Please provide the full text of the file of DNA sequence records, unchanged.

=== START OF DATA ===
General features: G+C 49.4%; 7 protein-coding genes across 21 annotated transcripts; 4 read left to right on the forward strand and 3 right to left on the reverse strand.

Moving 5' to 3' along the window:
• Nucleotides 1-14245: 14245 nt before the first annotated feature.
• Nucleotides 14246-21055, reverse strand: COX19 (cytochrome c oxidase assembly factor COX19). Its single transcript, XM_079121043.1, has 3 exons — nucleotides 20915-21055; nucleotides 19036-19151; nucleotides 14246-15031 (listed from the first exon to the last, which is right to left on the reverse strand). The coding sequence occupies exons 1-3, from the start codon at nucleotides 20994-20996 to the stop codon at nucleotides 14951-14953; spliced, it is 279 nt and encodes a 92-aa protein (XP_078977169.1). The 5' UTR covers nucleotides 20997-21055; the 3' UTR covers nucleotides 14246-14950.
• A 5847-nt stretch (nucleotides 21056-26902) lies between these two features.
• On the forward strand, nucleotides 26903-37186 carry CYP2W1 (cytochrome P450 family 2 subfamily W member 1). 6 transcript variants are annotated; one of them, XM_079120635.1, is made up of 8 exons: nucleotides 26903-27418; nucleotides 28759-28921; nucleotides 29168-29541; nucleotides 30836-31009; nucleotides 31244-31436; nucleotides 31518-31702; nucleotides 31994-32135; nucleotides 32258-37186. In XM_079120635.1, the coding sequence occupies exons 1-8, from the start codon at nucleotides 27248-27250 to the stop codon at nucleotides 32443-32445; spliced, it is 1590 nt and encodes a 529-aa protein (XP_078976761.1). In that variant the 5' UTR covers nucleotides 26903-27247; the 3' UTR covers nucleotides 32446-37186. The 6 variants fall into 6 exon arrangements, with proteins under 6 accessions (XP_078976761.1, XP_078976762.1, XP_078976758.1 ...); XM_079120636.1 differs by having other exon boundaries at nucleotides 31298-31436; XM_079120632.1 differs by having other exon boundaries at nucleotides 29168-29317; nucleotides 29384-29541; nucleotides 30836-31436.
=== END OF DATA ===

General features: G+C 49.4%; 7 protein-coding genes across 21 annotated transcripts; 4 read left to right on the forward strand and 3 right to left on the reverse strand.

Moving 5' to 3' along the window:
• Nucleotides 1-14245: 14245 nt before the first annotated feature.
• Nucleotides 14246-21055, reverse strand: COX19 (cytochrome c oxidase assembly factor COX19). Its single transcript, XM_079121043.1, has 3 exons — nucleotides 20915-21055; nucleotides 19036-19151; nucleotides 14246-15031 (listed from the first exon to the last, which is right to left on the reverse strand). The coding sequence occupies exons 1-3, from the start codon at nucleotides 20994-20996 to the stop codon at nucleotides 14951-14953; spliced, it is 279 nt and encodes a 92-aa protein (XP_078977169.1). The 5' UTR covers nucleotides 20997-21055; the 3' UTR covers nucleotides 14246-14950.
• A 5847-nt stretch (nucleotides 21056-26902) lies between these two features.
• On the forward strand, nucleotides 26903-37186 carry CYP2W1 (cytochrome P450 family 2 subfamily W member 1). 6 transcript variants are annotated; one of them, XM_079120635.1, is made up of 8 exons: nucleotides 26903-27418; nucleotides 28759-28921; nucleotides 29168-29541; nucleotides 30836-31009; nucleotides 31244-31436; nucleotides 31518-31702; nucleotides 31994-32135; nucleotides 32258-37186. In XM_079120635.1, the coding sequence occupies exons 1-8, from the start codon at nucleotides 27248-27250 to the stop codon at nucleotides 32443-32445; spliced, it is 1590 nt and encodes a 529-aa protein (XP_078976761.1). In that variant the 5' UTR covers nucleotides 26903-27247; the 3' UTR covers nucleotides 32446-37186. The 6 variants fall into 6 exon arrangements, with proteins under 6 accessions (XP_078976761.1, XP_078976762.1, XP_078976758.1 ...); XM_079120636.1 differs by having other exon boundaries at nucleotides 31298-31436; XM_079120632.1 differs by having other exon boundaries at nucleotides 29168-29317; nucleotides 29384-29541; nucleotides 30836-31436.